The New Tech that Could Help Stop Campus Sexual Assault

Faith Marnecheck, Staff Writer

Sexual assault is unacceptable. Colleges have put forth multiple initiatives to stop sexual assault on campus, but have not fully halted it from happening. Jess Ladd, a college sexual assault survivor herself, is the founder and CEO of Callisto, which may be the answer to working to decrease accounts of sexual assault on college campuses. Callisto is a web-based system for sexual assault survivors to submit their experiences to their university in an anonymous manner or users have the ability to choose whether their identity will be revealed.

Callisto works by offering survivors three actions they can take after their assault: creating a time-stamped record of the experience, matching with others who have been assaulted by the same perpetrator by entering the assailant’s name into Callisto and reporting the time-stamped record to the person’s respective university if and when they feel comfortable doing so. The matching ability of Callisto is especially important according to Jess Ladd, who recently spoke at the New York State Health Foundation.

“Ninety percent  of campus assaults are committed by repeat offenders, who, on average, commit six assaults each, and that’s just before they graduate college,” Ladd said at the talk. “But as a victim, it’s pretty impossible to know whether what happened to you happened to someone else.”

By offering victims the ability to enter the name of the assailant, Callisto works to stop this trend of repeat offenders because victims can see that they are not alone in their experience. Ladd explained that this recognition that the assault is not an isolated incident is vital in survivor’s decision of whether to report the incident or not.

“The repeat offender piece is really important, often to victims, because when they do come forward, their primary motivation is to protect others,” Ladd said. “They’re often driven by the sense of wanting to help their community. That’s especially true if they know or suspect there’s another victim of the same assailant.”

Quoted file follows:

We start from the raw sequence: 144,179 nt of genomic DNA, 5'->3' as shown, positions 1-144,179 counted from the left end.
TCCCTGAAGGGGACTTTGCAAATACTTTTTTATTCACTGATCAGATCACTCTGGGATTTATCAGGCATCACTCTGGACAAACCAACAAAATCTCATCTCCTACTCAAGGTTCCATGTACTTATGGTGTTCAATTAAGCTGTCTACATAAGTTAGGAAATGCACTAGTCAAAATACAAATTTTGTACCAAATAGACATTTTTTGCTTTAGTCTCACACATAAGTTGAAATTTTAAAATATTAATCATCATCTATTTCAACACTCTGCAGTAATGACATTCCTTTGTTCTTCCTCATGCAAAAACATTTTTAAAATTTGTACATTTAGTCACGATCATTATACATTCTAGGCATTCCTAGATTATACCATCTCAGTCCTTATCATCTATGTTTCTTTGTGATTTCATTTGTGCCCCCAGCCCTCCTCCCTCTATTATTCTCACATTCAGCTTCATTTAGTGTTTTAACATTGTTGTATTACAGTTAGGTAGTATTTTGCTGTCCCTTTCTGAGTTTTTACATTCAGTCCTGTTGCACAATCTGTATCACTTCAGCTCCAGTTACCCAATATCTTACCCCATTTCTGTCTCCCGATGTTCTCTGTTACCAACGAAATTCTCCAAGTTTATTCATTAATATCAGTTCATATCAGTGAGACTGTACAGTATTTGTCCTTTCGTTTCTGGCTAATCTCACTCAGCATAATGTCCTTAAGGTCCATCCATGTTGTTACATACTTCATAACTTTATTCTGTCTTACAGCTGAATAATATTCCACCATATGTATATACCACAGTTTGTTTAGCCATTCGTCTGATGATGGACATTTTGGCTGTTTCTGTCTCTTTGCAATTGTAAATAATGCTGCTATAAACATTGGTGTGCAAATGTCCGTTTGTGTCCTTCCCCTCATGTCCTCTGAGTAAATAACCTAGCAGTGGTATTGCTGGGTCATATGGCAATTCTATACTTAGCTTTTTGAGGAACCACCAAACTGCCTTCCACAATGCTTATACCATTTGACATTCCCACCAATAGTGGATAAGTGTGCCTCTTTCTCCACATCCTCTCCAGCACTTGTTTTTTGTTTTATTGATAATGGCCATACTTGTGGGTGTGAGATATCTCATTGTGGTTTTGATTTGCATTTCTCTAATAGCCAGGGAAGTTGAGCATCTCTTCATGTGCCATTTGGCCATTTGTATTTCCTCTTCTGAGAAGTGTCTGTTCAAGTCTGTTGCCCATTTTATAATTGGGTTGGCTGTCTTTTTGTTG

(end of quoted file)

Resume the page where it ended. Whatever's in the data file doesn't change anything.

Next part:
Sexual assault is not an issue boiled down to just gender; according to Ladd, 84 percent of survivors who have created records in Callisto have been cisgender women, nine percent have been cisgender men and seven percent have been students of other genders. Callisto listened to sexual assault survivors needs and tailored the resources of being able to create a report — whether the victim chooses to send it or not — and being able to match with other survivors to these needs as well as using gender-inclusive language to make all students feel welcome. Currently, Callisto is available on 13 campuses including Stanford University, but NYU is unfortunately not one of them. In order to use Callisto’s services, students need to attend a university that has its own specific Callisto site so that students can submit reports directly to the university.

The best way to bring Callisto to a university is for students to advocate for it. On Callisto’s website, it offers a campus toolkit for students who want to be involved in bringing the service to their school. Stern sophomore Ianna Arthur feels that Callisto is very important and should be embraced by NYU.

“I don’t see any reason why NYU or any college campus wouldn’t want to have this for their students to feel more safe and feel more comfortable telling their stories,” Arthur said. “It’s definitely something that can help sexual assault survivors.”

Bringing Callisto to NYU is up to the students to recognize the importance of the service and advocate to the university to bring it here. Being a part of the change to end sexual assault is now more in the hands of the students than ever. Noah Friend, a sophomore in Tisch, sees Callisto as worthy of student support, especially in an urban campus like NYU.

“I think it should be brought to NYU, especially because it is New York,” Friend said. “It’s an important thing on all college campuses, but especially in New York. I think everyone should want this to be a resource.”

Email Faith Marnecheck at [email protected].